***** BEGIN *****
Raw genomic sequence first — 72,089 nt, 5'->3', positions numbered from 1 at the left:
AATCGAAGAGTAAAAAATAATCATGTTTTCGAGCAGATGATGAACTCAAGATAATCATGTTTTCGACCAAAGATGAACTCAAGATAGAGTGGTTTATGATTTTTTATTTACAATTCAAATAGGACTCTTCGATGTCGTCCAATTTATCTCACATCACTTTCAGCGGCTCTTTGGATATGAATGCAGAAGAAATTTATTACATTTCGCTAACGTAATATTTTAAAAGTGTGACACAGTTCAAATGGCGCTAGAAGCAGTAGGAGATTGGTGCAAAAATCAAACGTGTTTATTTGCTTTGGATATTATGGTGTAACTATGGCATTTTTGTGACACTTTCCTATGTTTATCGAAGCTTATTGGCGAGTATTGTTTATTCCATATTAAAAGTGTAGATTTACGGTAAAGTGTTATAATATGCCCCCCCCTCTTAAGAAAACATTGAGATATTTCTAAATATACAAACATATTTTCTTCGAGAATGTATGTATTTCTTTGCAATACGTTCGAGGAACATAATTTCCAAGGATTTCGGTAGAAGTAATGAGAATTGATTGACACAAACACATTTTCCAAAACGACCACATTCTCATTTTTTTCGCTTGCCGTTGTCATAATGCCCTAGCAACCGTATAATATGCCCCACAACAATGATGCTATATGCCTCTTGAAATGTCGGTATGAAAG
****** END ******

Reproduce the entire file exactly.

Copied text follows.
Raw genomic sequence first — 72,089 nt, 5'->3', positions numbered from 1 at the left:
AATCGAAGAGTAAAAAATAATCATGTTTTCGAGCAGATGATGAACTCAAGATAATCATGTTTTCGACCAAAGATGAACTCAAGATAGAGTGGTTTATGATTTTTTATTTACAATTCAAATAGGACTCTTCGATGTCGTCCAATTTATCTCACATCACTTTCAGCGGCTCTTTGGATATGAATGCAGAAGAAATTTATTACATTTCGCTAACGTAATATTTTAAAAGTGTGACACAGTTCAAATGGCGCTAGAAGCAGTAGGAGATTGGTGCAAAAATCAAACGTGTTTATTTGCTTTGGATATTATGGTGTAACTATGGCATTTTTGTGACACTTTCCTATGTTTATCGAAGCTTATTGGCGAGTATTGTTTATTCCATATTAAAAGTGTAGATTTACGGTAAAGTGTTATAATATGCCCCCCCCTCTTAAGAAAACATTGAGATATTTCTAAATATACAAACATATTTTCTTCGAGAATGTATGTATTTCTTTGCAATACGTTCGAGGAACATAATTTCCAAGGATTTCGGTAGAAGTAATGAGAATTGATTGACACAAACACATTTTCCAAAACGACCACATTCTCATTTTTTTCGCTTGCCGTTGTCATAATGCCCTAGCAACCGTATAATATGCCCCACAACAATGATGCTATATGCCTCTTGAAATGTCGGTATGAAAG